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Genetic and Clinical Features of 42 Kindreds with Resistance to Thyroid Hormone: The National Institutes of Health Prospective Study

Francoise Brucker-Davis, MD; Monica C. Skarulis, MD; Marcy B. Grace, BA; Jacques Benichou, MD, PhD; Peter Hauser, MD; Edythe Wiggs, PhD; and Bruce D. Weintraub, MD
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From the National Institutes of Health, National Institute of Diabetes, Digestive, and Kidney Disease, and National Cancer Institute, Bethesda, Maryland. Acknowledgments: The authors thank the study participants, their families, and their referring physicians and the nurses and fellows of the Clinical Center of the National Institutes of Health. They also thank Mitchell Gail MD, PhD, for expert statistical advice; David Pee, MPhil, for expert statistical computing; Suvimol Hill, MD, for bone age determination; Anita Pickus, MA, for audiologic assessment; Julio Panza, MD, for echocardiographic analysis; Pedro Martinez, MD, for attention-deficit hyperactivity disorder testing; and Jacob Robbins, MD, Rosemary Wong, MD, Richard Eastman, MD, and Miriam Levav, PhD, for critical review of the manuscript. Requests for Reprints: Bruce D. Weintraub, MD, National Institutes of Health, MCEB, 10 Center Drive, MSC 1758, Building 10, Room 8D14, Bethesda, MD 20892-1758. Current Author Addresses: Drs. Brucker-Davis, Skarulis, Wiggs, and Weintraub and Ms. Grace: Molecular and Cellular Endocrine Branch, NIDDK, National Institutes of Health, 10 Center Drive, MSC 1758, Bethesda, MD 20892-1758.


Copyright ©2004 by the American College of Physicians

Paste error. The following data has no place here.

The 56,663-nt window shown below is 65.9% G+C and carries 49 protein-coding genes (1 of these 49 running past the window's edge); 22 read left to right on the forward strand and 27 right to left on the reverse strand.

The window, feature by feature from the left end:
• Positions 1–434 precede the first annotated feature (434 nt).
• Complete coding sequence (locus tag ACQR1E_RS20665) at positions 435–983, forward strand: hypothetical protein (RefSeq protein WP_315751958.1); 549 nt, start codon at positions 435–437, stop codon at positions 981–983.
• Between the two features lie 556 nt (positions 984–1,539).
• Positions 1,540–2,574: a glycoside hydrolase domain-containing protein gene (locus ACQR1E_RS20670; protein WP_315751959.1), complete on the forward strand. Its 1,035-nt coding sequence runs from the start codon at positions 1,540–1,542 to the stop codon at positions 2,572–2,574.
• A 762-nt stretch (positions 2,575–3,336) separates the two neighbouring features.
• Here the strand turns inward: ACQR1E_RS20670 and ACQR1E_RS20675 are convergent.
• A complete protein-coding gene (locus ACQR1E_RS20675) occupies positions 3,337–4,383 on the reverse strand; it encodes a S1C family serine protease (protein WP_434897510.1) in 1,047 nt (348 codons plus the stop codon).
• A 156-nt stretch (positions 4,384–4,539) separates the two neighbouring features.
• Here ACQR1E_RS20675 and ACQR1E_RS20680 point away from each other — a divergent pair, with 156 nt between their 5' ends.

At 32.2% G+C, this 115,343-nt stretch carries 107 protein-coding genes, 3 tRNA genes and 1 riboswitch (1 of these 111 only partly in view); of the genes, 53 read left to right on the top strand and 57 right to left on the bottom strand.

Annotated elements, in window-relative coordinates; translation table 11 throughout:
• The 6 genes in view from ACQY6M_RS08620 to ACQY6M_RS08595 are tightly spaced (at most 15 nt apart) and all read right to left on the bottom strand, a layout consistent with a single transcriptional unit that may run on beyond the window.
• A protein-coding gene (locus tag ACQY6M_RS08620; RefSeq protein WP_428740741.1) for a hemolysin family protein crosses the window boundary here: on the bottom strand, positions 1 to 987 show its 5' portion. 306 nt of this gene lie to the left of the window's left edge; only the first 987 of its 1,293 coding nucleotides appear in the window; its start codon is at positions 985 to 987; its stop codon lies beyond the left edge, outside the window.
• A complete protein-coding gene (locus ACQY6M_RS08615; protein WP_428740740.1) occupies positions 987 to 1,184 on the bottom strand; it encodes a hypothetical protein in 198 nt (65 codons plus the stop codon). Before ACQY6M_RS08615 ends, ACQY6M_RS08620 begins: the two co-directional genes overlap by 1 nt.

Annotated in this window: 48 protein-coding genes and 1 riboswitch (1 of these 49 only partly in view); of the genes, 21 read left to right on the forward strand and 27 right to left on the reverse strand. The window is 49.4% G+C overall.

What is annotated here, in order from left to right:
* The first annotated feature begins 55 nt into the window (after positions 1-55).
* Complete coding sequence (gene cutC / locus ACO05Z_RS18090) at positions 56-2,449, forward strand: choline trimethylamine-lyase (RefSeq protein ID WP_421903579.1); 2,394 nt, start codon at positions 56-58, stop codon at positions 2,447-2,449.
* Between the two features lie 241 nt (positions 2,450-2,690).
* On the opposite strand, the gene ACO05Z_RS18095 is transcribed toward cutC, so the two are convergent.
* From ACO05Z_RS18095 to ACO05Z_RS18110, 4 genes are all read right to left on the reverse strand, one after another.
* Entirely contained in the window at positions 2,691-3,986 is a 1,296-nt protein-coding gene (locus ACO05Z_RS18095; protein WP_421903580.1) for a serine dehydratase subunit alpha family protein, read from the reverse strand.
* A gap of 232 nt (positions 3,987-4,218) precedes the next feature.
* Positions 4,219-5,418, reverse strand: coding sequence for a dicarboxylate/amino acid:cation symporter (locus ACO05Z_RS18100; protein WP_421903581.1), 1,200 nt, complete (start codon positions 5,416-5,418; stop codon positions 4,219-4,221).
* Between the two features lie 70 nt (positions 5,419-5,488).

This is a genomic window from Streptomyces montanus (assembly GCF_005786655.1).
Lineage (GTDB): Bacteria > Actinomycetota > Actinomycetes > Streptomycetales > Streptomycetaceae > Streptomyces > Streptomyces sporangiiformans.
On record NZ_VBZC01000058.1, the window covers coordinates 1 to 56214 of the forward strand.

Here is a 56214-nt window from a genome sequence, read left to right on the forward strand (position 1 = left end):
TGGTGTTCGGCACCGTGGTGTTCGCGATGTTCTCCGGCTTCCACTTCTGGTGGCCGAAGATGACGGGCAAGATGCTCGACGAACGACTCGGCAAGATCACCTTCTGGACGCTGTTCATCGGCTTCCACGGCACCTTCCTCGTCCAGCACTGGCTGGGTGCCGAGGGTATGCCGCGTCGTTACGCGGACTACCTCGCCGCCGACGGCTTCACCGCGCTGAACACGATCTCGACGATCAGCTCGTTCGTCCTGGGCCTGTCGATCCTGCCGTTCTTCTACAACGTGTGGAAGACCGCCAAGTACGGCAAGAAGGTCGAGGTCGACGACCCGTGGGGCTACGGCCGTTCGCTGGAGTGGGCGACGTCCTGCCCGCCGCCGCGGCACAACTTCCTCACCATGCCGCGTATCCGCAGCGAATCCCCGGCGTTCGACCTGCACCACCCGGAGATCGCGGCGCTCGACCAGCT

Ann Intern Med. 1995;123(8):572-583. doi:10.7326/0003-4819-123-8-199510150-00002
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Objective: To determine the genetic and clinical features of resistance to thyroid hormone in a study from a single institution.

Design: Prospective, controlled study.

Setting: National Institutes of Health.

Patients: 104 patients with resistance to thyroid hormone from 42 kindreds and 114 unaffected relatives sharing the patients' environmental and genetic back-grounds.

Measurements: Thyroid, cardiovascular, psychometric, hearing, speech, and growth testing; thyroid tests done at baseline and after TSH-releasing hormone stimulation; and DNA analysis for detection of mutations in the thyroid hormone receptor β (TR β) gene (exons 9 and 10). Assessment of tissue-specific compensation for resistance.

Results: Inheritance was autosomal dominant in 22 families, sporadic in 14 families, and unknown in 6 families. We found mutations in 25 kindreds (64 patients); 16 mutations were in exon 9 and 9 were in exon 10 of the TR β gene. In persons with resistance to thyroid hormone, we measured the increased incidence of goiter (65%), attention-deficit hyperactivity disorder (60%), IQ less than 85 (38%), speech impediment (35%), and short stature (18%). We also described new clinical features, such as frequent ear, nose, and throat infections (56%); low weight-for-height in children (32%); hearing loss (21%); and cardiac abnormalities (18%). Genotype, age, whether the mother had resistance to thyroid hormone, and sex influenced the phenotype. Tissue resistance varied from kindred to kindred and involved, in decreasing order, the pituitary gland, the brain, the bone, the liver, and the heart.

Conclusions: This study underscores the incidence of classic features of resistance to thyroid hormone, describes new clinical characteristics of this condition for the first time, and stresses the heterogeneity of the phenotype.

Ann Inten Med. 1995; 123:572-583.

Figures

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Figure 1.
Degree of resistance to thyroid hormone in various organs in patients with resistance to thyroid hormone.

The variables studied were basal and TSH-releasing hormone-stimulated TSH levels for the pituitary gland; full-scale IQ for the brain; percentile of the height and bone age for the bone; cholesterol, testosterone binding globulin, and ferritin levels for the liver; resting pulse for the heart; and basal metabolic rate for the metabolism. For the pituitary gland, the liver, the heart, and the metabolism, the results were from patients with no history of thyroidectomy who were not receiving thyroid medication. Patients receiving cardiac medication were excluded for the evaluation of the heart. TSH equals thyroid-stimulating hormone.

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